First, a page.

The Internet with Privacy Policies: Measuring The Web Upon Consent
- Contributors: Nikhil Jha, Martino Trevisan, Luca Vassio, Marco Mellia
- Year: 2022
- Venue: ACM Transactions on the Web
To protect user privacy, legislators have regulated the use of tracking technologies, mandating the acquisition of users’ consent before collecting data. As a result, websites started showing more and more consent management modules – i.e., Consent Banners – the visitors have to interact with to access the website content. Since these banners change the content the browser loads, they challenge web measurement collection, primarily to monitor the extent of tracking technologies, but also to measure web performance. If not correctly handled, Consent Banners prevent crawlers from observing the actual content of the websites.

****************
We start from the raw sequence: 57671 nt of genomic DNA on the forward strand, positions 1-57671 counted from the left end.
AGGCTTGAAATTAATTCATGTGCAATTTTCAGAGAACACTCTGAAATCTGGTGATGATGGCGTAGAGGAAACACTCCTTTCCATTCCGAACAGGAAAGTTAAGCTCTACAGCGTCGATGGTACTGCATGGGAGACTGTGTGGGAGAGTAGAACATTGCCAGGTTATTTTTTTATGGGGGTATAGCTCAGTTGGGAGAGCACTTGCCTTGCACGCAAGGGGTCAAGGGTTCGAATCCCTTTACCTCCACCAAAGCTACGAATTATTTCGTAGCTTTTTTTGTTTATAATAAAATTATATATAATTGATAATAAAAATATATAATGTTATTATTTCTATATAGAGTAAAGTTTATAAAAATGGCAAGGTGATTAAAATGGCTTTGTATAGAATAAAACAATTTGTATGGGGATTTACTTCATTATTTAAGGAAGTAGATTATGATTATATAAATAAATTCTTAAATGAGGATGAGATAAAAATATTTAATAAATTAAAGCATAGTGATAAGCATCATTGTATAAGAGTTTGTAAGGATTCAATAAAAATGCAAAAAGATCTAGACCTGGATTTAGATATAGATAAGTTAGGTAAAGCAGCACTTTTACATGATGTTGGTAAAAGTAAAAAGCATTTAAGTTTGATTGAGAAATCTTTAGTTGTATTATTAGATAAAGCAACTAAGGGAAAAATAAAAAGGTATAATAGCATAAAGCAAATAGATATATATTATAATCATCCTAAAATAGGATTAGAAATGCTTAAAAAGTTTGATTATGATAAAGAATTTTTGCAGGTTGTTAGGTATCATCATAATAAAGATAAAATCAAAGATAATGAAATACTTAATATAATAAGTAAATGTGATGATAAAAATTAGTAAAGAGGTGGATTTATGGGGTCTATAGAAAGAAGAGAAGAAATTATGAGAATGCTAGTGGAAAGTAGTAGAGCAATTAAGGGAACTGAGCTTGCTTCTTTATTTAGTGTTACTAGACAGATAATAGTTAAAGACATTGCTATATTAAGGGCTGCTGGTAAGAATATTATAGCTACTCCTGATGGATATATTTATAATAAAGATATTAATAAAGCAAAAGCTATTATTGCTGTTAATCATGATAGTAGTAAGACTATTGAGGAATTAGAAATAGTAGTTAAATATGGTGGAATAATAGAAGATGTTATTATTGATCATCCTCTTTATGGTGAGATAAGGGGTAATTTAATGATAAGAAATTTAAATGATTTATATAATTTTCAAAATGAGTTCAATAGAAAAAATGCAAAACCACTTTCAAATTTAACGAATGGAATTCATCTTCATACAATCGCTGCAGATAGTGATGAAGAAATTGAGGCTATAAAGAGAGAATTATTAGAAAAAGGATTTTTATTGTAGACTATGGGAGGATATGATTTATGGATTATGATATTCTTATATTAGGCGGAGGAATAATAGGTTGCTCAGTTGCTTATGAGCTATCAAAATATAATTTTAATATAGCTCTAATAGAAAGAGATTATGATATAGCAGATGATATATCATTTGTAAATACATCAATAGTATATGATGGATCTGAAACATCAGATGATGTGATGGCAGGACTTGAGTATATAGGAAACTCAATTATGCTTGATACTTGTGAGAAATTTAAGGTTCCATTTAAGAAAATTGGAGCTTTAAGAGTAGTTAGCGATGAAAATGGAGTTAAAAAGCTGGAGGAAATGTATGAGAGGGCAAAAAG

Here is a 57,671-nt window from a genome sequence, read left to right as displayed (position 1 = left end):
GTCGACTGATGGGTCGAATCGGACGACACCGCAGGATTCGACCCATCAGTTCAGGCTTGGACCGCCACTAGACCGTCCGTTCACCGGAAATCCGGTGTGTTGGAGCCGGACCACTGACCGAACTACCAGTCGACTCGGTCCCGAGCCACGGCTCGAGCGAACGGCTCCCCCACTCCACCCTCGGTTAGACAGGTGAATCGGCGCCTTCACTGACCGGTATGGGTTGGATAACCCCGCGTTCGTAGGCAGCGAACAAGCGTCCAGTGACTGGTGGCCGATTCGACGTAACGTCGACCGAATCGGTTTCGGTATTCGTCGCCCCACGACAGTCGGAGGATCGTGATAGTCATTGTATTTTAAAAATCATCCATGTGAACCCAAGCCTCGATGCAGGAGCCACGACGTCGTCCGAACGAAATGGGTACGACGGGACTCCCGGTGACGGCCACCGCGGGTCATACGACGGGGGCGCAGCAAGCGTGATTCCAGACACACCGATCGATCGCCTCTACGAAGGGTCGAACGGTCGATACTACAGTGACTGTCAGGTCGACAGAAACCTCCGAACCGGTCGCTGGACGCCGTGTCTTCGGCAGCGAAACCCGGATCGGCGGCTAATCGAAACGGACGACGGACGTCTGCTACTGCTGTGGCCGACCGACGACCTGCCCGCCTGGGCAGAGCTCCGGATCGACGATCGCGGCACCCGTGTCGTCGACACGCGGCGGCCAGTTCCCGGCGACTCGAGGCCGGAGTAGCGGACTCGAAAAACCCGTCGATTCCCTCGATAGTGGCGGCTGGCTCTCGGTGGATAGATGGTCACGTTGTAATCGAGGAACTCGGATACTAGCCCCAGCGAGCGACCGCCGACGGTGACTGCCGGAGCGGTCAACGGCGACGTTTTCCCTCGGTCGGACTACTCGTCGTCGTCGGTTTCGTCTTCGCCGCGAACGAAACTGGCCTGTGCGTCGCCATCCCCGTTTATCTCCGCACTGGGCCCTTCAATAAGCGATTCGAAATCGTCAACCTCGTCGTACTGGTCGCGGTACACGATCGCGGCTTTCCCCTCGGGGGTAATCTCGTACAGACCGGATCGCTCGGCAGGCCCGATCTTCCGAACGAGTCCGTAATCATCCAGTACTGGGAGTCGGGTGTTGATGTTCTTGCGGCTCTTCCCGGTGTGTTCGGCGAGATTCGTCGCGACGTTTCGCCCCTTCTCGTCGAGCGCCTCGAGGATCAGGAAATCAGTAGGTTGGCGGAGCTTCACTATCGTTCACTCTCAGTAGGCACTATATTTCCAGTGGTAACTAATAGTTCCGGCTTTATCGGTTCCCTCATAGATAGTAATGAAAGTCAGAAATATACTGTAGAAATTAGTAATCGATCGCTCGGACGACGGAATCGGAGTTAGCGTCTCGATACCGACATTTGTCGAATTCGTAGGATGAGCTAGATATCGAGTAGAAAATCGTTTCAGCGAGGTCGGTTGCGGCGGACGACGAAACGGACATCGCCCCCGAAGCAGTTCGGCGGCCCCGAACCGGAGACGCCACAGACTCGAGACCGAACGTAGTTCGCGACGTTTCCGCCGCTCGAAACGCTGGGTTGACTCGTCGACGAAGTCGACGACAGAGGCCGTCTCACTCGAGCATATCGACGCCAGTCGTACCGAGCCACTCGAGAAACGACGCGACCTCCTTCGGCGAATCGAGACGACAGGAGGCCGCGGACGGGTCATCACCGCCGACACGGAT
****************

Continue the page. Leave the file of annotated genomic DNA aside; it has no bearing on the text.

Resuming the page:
In this paper, we present a comprehensive measurement campaign focusing on popular websites in Europe and the US, visiting both landing and internal pages from different countries around the world. We engineer Priv-Accept, a Web crawler able to accept the Consent Banners, as most users would do in practice. It lets us compare how webpages change before and after accepting such policies, if present. Our results show that all measurements performed ignoring the Consent Banners offer a biased and partial view of the Web. After accepting the privacy policies, web tracking is far more pervasive, webpages are larger and slower to load.
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